Archive for July, 2012

Ah, to boob, or not to boob ….

There’s been quite a spree of in-your-face images of breastfeeding as of late, and it’s made me curious as to what is up with the guerilla breastfeeding agenda. I know, I know, I tend to push the “whatever is best for your family” slogan when it comes to motherhood. And I’m about to do it again. Kinda.

First we’ve got the hot button “Mother’s Milk” article from Time magazine (May 2012), and really, I should say, the image is more of the hot button than the article itself. Or is it the headline?

I get that the image is intended to be provocative. I get that attachment parenting encourages breastfeeding well after the first year. I even get that in some way, these images were intent to promote breastfeeding, via starting a more explosive conversation than “Are you going to breastfeed?” But, “Are you mom enough?” Please. Jamie Lynne Grumet (mother on the cover) is not any better at motherhood than me, or you or the next hundred yous.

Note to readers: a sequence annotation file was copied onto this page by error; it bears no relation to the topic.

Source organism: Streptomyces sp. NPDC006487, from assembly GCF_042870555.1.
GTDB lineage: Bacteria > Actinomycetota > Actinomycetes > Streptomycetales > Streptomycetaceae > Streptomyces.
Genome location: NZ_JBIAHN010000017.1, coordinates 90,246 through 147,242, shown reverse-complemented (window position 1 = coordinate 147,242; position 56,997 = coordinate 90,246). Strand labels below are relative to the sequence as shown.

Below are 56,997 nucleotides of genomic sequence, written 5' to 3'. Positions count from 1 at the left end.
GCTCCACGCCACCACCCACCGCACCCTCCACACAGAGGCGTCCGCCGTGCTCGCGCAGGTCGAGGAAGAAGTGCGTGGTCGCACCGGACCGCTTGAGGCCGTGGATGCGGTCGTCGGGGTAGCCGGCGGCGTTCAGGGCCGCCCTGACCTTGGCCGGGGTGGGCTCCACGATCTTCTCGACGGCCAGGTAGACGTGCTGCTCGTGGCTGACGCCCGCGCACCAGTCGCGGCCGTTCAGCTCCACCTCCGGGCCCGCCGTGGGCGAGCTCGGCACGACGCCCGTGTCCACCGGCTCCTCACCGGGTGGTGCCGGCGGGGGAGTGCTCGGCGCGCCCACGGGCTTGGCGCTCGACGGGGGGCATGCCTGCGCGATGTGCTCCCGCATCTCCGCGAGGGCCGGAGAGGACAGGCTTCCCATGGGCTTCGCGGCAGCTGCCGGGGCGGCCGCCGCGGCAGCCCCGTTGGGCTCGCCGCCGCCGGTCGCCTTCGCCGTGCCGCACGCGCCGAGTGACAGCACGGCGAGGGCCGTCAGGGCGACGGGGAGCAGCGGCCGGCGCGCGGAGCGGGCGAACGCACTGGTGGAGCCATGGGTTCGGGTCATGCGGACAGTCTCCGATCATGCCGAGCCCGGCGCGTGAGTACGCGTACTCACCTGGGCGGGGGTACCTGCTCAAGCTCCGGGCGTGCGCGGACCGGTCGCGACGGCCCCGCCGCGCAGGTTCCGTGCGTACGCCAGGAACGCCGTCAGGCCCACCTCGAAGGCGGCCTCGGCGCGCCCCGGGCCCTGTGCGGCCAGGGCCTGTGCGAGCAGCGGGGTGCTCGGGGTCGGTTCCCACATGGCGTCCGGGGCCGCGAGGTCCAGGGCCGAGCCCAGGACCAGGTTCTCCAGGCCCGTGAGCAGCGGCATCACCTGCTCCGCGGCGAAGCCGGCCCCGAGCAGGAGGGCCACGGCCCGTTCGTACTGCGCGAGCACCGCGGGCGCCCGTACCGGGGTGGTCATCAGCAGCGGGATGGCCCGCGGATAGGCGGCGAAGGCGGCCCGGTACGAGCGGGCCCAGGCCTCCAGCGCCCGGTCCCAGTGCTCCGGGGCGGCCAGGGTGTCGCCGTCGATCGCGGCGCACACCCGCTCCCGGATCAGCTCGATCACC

In contrast to the Time cover photo, the other controversy, found in the image of Terran Echegoyen-McCabe and Christina Luna nursing in uniform, was not intentional according to Echegoyen-McCabe, who told NPR that the images were not meant to become an Internet sensation. The photographs seem to promote breastfeeding, taken of moms in all kinds of situations, and the uniforms merely a way to show that military moms too breastfeed. And yet. Here we are with comments on what is and isn’t appropriate in a uniform. (Re: Showing your breasts is a no-no.)